Three times a year thousands gather to watch as a glass phial containing the dried “blood” of Saint Januarius is removed from its locked vault, given a discreet shake, and held in the vicinity of his corpse where it “miraculously” liquefies.
According to the legend, when Januarius was beheaded by pagan Romans in 305 A.D., a Neapolitan woman soaked up his blood with a sponge and preserved it in a glass phial. Well you would, wouldn’t you? A thousand years later, the miracle of liquefaction was first reported, and what turned out to be a sweet little money spinner for the diocese of Naples began.
Inevitably, some heretics have endeavoured to cast doubt on the veracity of the miracle, but for some strange reason the Catholic church is unwilling to allow scientists to open the phials and determine the exact chemical makeup of the liquid.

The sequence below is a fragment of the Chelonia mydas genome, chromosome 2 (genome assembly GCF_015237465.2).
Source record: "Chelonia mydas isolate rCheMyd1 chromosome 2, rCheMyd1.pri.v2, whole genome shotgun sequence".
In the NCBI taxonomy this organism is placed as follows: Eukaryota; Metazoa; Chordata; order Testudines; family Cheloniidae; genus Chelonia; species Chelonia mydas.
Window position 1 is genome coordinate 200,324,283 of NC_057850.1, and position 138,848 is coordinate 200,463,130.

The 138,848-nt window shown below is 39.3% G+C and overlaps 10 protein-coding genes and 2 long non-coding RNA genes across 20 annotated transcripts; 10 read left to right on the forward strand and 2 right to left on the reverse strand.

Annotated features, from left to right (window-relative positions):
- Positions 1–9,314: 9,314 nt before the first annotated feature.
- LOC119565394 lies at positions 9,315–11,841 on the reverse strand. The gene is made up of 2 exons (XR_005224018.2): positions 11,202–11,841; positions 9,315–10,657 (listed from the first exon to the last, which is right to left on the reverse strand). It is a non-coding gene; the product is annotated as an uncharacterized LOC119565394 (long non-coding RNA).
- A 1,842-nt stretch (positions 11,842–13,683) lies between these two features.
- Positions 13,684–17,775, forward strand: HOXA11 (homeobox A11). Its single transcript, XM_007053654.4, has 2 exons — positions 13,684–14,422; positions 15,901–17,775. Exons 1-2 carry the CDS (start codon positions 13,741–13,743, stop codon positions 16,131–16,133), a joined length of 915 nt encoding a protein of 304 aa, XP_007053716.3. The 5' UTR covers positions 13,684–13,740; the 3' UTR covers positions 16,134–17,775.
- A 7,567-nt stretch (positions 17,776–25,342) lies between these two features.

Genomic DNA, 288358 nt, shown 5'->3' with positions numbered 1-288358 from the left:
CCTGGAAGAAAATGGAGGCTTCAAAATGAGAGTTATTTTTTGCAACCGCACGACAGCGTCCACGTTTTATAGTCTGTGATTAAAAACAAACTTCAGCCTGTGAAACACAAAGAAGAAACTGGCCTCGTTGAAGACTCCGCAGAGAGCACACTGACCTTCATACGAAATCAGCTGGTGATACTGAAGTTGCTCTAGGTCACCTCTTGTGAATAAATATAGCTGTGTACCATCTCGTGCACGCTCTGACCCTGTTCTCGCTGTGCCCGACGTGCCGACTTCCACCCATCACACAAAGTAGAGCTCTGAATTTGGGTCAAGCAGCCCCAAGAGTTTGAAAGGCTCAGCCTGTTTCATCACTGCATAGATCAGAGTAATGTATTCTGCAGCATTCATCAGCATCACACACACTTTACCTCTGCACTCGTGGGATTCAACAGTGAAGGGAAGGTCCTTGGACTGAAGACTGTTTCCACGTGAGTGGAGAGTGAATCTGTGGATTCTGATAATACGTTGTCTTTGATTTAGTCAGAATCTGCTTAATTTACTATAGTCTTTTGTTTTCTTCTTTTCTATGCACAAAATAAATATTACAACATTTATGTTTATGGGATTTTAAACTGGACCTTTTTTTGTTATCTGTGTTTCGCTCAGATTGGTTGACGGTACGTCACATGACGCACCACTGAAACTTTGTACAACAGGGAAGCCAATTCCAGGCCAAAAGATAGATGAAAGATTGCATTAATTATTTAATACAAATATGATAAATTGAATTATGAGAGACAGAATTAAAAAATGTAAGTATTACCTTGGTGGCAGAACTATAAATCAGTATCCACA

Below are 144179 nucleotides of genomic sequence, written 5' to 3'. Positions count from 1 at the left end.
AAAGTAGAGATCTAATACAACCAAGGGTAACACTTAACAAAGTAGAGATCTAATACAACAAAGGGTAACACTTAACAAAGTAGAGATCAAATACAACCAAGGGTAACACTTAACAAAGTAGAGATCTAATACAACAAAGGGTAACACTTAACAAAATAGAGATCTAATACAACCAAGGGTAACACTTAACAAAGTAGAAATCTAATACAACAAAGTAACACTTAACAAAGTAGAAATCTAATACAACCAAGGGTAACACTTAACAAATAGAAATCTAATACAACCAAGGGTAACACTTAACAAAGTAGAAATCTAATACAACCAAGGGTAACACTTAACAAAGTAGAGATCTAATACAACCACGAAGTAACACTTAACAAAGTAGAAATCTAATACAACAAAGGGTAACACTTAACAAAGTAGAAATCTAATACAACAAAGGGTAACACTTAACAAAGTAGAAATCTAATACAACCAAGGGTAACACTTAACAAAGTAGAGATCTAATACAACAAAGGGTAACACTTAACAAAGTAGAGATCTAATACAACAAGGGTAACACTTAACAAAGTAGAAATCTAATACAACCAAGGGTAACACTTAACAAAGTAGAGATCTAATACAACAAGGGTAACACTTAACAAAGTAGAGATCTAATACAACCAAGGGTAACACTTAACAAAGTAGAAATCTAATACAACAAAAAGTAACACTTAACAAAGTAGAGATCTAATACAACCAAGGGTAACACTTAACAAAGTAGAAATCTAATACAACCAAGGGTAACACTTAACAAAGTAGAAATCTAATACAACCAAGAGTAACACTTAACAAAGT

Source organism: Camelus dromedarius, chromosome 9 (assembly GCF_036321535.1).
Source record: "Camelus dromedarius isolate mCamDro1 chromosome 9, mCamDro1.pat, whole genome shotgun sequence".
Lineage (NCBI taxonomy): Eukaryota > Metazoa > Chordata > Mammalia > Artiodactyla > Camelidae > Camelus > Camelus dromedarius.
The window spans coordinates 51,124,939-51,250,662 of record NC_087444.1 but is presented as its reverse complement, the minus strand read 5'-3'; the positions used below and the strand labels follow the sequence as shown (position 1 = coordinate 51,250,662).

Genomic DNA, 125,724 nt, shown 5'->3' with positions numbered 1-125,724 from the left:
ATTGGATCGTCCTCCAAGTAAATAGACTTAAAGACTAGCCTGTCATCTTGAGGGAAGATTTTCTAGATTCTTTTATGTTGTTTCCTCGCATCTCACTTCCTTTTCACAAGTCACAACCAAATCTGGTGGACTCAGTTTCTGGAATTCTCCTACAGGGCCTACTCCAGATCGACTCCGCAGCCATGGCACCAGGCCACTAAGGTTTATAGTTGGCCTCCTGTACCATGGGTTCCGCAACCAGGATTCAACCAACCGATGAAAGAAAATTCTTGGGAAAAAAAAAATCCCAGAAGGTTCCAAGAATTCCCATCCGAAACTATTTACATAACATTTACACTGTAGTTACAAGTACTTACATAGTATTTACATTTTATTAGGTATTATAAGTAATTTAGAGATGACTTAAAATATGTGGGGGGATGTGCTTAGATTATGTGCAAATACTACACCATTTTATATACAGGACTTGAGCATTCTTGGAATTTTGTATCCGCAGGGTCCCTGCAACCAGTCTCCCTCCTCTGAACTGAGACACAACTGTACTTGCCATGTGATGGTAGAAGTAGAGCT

The most likely explanation is the thixotropic hypothesis. According to the Italian Committee for the Testing of Paranormal Claims:
Thixotropy denotes the property of certain gels to became more fluid, even from solid to liquid, when stirred, vibrated, or otherwise mechanically disturbed, and to resolidify when left to stand. Common examples of such substances are catsup, mayonnaise and some types of paints and toothpastes.
Maybe one day the church will allow the contents of the phial to be analysed, and – should it turn out not to be a miracle after all – hold up their hands and apologise for misleading people all this time.
This gel is the right shade of brown without the addition of any dye; it becomes perfectly liquid when shaken […] and, just like the relic, can even produce the globo and bubbles on its shiny surface